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History: The Baldwin RF-16 was a 1,600-horsepower (1,200 kW) cab unit-type diesel locomotive built for freight service by the Baldwin Locomotive Works between 1950 and 1953. All RF-16s were configured with a B-B wheel arrangement and ran on two AAR Type B two-axle road trucks, with all axles powered. A total of 109 cab-equipped A units were built, along with 51 cabless booster B units, for a total of 160 locomotives built. As was the case with most passenger locomotives of its day, the RF-16s came equipped with a retractable, nose-mounted drop coupler pilot. Unlike competing units from EMD and Alco, the RF-16 used an air-powered throttle, meaning that it could not be run in MU operation with EMD or Alco diesels without special MU equipment.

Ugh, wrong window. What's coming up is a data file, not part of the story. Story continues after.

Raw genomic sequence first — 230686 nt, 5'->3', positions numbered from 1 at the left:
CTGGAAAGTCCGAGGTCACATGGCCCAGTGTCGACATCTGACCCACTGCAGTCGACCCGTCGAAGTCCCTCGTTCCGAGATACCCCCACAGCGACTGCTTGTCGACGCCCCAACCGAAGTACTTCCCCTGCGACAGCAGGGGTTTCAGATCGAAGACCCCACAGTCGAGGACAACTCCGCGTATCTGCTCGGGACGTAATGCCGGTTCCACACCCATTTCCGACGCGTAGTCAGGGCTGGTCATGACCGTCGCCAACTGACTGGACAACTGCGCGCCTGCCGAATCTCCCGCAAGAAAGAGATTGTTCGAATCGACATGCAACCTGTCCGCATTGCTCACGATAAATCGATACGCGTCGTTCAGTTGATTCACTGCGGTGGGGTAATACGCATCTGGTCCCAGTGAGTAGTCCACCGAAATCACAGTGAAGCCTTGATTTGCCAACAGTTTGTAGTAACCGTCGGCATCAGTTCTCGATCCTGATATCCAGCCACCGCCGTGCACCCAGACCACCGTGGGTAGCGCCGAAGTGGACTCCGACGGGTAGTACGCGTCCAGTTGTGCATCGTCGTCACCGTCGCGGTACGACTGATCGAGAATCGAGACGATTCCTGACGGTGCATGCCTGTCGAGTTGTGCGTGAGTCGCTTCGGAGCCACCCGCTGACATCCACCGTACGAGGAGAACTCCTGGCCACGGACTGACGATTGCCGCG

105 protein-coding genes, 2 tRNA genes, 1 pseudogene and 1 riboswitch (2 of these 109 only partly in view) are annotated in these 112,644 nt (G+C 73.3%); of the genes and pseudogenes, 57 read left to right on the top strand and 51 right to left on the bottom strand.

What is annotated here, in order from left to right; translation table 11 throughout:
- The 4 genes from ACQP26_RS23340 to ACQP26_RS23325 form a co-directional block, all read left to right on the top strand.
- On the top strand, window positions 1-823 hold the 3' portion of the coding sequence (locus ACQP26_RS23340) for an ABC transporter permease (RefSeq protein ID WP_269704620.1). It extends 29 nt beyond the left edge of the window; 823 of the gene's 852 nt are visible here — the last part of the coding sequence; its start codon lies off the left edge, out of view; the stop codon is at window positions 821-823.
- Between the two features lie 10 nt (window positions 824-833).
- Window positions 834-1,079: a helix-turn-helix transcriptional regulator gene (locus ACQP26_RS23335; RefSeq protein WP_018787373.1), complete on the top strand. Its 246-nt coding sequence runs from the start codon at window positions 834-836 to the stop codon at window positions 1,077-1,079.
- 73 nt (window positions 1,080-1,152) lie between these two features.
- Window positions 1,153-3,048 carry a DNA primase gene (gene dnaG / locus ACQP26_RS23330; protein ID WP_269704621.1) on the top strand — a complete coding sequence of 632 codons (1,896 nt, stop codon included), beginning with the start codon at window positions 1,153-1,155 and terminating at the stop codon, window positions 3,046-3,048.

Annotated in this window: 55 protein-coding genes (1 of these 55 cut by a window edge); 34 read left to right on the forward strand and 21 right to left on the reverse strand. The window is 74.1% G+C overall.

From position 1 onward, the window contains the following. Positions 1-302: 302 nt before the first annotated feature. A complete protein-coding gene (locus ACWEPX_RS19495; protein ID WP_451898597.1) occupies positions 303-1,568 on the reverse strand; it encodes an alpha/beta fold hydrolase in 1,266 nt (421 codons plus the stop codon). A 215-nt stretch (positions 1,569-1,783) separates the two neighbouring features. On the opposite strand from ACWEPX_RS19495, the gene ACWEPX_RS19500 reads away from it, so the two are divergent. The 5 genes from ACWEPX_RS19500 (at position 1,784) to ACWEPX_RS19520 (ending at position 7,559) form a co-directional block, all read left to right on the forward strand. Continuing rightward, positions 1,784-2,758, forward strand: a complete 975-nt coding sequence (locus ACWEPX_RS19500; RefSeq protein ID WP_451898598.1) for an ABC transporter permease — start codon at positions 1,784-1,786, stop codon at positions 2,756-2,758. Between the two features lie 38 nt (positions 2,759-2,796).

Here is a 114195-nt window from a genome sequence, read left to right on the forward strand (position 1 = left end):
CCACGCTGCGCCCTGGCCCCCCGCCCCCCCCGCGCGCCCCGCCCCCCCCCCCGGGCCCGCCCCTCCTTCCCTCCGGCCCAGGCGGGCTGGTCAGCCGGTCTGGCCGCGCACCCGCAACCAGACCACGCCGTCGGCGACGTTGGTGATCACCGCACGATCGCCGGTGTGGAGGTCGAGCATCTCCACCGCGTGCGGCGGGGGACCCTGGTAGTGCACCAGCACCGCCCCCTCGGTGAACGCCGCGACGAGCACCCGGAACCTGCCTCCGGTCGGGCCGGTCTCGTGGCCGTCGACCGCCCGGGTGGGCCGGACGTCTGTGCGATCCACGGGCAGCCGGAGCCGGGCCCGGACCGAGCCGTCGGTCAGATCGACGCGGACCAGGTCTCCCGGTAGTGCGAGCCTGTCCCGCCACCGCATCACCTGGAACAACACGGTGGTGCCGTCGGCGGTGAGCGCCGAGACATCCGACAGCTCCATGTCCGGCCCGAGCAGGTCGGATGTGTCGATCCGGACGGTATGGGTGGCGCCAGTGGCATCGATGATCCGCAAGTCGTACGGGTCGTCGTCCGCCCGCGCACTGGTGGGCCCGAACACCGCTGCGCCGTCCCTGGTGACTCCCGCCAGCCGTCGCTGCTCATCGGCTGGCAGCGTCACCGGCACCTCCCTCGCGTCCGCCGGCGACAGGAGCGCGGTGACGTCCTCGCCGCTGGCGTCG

In 1956, after 125 years of continuous locomotive production, Baldwin closed most of its Eddystone plant and ceased producing locomotives. The company instead concentrated on production of heavy construction equipment. More than 70,500 locomotives had been built when production ended. In 1965 Baldwin became a wholly owned subsidiary of Armour and Company. Greyhound Corporation purchased Armour and Company in 1970, and in 1972 Greyhound closed Baldwin-Lima-Hamilton for good.
Item Links: We found: 1 different collections associated with Rail - Locomotive - Diesel - Baldwin RF-16 Sharknose
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Item created by: gdm on 2018-01-23 15:20:35. Last edited by gdm on 2018-01-23 16:07:28
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